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DVD Reviews

By G. Michael Dobbs

Managing Editor

There are some odd choices on the new DVD release list this week.

Lil Abner

When this DVD arrived at the office, one of the reporters asked, Dobbs, what is this?

She had never heard of Lil Abner and, of course how could she have? The famed comic strip by Al Capp had long been gone by the time she was old enough to reads the funnies.

The nature of popular culture is that unless there is a way to extend the appeal of a book, TV show, movie or a song beyond the generation for whom it was made, these creations are bound to fade away.

Cartoonist Al Capps comic strip was a huge hit for years. His tales of the hillbilly Yokum family and their neighbors in the rural town of Dogpatch were not so gentle satires of American culture and politics. Capp originated the phrase Sadie Hawkins Day as a vehicle in his comic strip in which the women chased the available men for marriage. The phrase has lived on in the language, although it means somewhat different things.

When Daisy Mae finally caught her beloved Lil Abner, the event was the cover story for an issue of Life magazine.

In the late 1950s a popular Broadway musical was based on the strip and eventually adapted for the screen. Lil Abner is a loud, garish affair with plenty of good looking women (Leslie Parrish, Stella Stevens and Julie Newmar) chasing after completely undesirable hillbillies. Only one is good-looking, Lil Abner himself (Peter Palmer), and he is so lazy and conceited that one cant imagine why he would be so desired.

That is, of course, one of Capps satiric points, but what worked as a comic strip simply comes off as irritating when portrayed by flesh and blood actors.

Over-the-top performances, stage-bound direction, and forgettable songs make one wonder why the folks at Paramount thought this film was worth digging out of the vault.

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Teachers Pet

I love a good newspaper movie (check out Five Star Final and While the City Sleeps) and I was looking forward to watching this film. Clark Gable stars as Jim Gannon, the city editor for a New York daily who isnt impressed with higher education but eventually changes his mind when he meets up with college instructor, Erica Stone, played by Doris Day.

Well, while this film has some good moments, the problem is that it becomes a romance and Gable is old enough to be Days father and looks every day of it. I always find it interesting how we accept a geezer chasing after a young woman, but we get all queasy when an older women is attracted to a younger man.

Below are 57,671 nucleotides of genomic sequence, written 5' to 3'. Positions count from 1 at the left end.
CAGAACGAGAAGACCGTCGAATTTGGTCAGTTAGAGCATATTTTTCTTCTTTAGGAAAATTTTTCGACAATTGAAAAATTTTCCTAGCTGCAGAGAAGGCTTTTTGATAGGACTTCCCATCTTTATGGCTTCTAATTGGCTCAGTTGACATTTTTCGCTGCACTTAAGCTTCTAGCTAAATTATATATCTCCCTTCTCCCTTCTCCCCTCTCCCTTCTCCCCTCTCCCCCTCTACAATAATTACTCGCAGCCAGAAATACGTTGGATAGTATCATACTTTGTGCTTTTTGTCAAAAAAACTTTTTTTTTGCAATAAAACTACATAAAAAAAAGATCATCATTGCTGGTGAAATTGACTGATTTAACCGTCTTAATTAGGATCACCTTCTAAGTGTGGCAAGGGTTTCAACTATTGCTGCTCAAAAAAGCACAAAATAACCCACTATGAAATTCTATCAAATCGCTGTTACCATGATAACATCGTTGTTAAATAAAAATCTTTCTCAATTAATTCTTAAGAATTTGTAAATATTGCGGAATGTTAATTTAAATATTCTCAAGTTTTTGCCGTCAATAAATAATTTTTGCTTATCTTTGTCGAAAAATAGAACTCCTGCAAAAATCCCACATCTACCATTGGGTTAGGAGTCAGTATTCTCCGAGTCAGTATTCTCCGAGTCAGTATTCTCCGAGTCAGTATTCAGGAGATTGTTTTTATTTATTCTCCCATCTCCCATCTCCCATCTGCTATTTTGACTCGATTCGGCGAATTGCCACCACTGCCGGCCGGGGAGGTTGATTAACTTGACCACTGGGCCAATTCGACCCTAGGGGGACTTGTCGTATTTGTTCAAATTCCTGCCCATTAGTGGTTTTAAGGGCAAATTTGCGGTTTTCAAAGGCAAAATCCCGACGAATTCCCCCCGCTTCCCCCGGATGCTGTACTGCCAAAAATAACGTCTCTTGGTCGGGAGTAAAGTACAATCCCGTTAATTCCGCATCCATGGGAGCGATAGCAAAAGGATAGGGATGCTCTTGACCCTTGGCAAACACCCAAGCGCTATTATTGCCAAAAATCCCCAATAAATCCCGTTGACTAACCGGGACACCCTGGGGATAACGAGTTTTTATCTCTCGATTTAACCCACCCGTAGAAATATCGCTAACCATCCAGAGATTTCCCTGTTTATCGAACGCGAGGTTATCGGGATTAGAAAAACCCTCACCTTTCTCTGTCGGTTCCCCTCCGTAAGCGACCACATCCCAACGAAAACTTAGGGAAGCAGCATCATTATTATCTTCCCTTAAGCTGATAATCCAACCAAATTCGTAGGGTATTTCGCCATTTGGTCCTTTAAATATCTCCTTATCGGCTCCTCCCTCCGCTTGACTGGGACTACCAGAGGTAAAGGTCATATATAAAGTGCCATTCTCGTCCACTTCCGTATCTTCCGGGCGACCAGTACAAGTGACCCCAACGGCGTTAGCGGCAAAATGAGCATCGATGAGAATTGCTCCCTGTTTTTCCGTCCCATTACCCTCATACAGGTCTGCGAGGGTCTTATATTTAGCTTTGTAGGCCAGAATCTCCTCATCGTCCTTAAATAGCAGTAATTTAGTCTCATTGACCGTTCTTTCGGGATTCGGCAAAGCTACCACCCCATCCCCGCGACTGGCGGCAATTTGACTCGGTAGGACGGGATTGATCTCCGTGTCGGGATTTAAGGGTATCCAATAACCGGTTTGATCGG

When Gannon grabs Stone in one scene and kisses her passionately, Stone almost collapses with ecstasy. In real life, she would have called a cop.

Not the best outing for either star, although this film shows the charm of Doris Day, a performer is who well worth re-discovering.

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This amazing documentary follows the fortunes of two rocks bands, The Brian Jonestown Massacre and The Dandy Warhols, from 1996 to 2004 and at times its unlike a true life This is Spinal Tap.

Director and producer Ondi Timoner won the Grand Jury Prize at the Sundance Festival this unflinchingly sad and funny look at how people chase success and what it can do to them once they achieve some part of it.

The film asks, What is the goal of being in a band? Artistic accomplishment or becoming a star? Or is it both?

For the drugged-out Anton Newcombe, leader of The Brian Jonestown Massacre, the creation of his music is most important. One assumes that Newcombe would rather be a solo act who just records as he repeatedly attacks both his band members and members of his audiences at performances.

The commercial success of Courtney Taylor and the Dandy Warhols clearly inflames Newcombe because at one point the two bands were not only at the same level of success in the independent music scene, but they geniunely admired each others music.

You dont have to like or know the music to become caught up in the Newcombes self-destructive antics.

This two-disc set has plenty of extras including 2 more hours of deleted scenes, music videos and other footage.

Music lovers and documentary fans have plenty to like in Dig!

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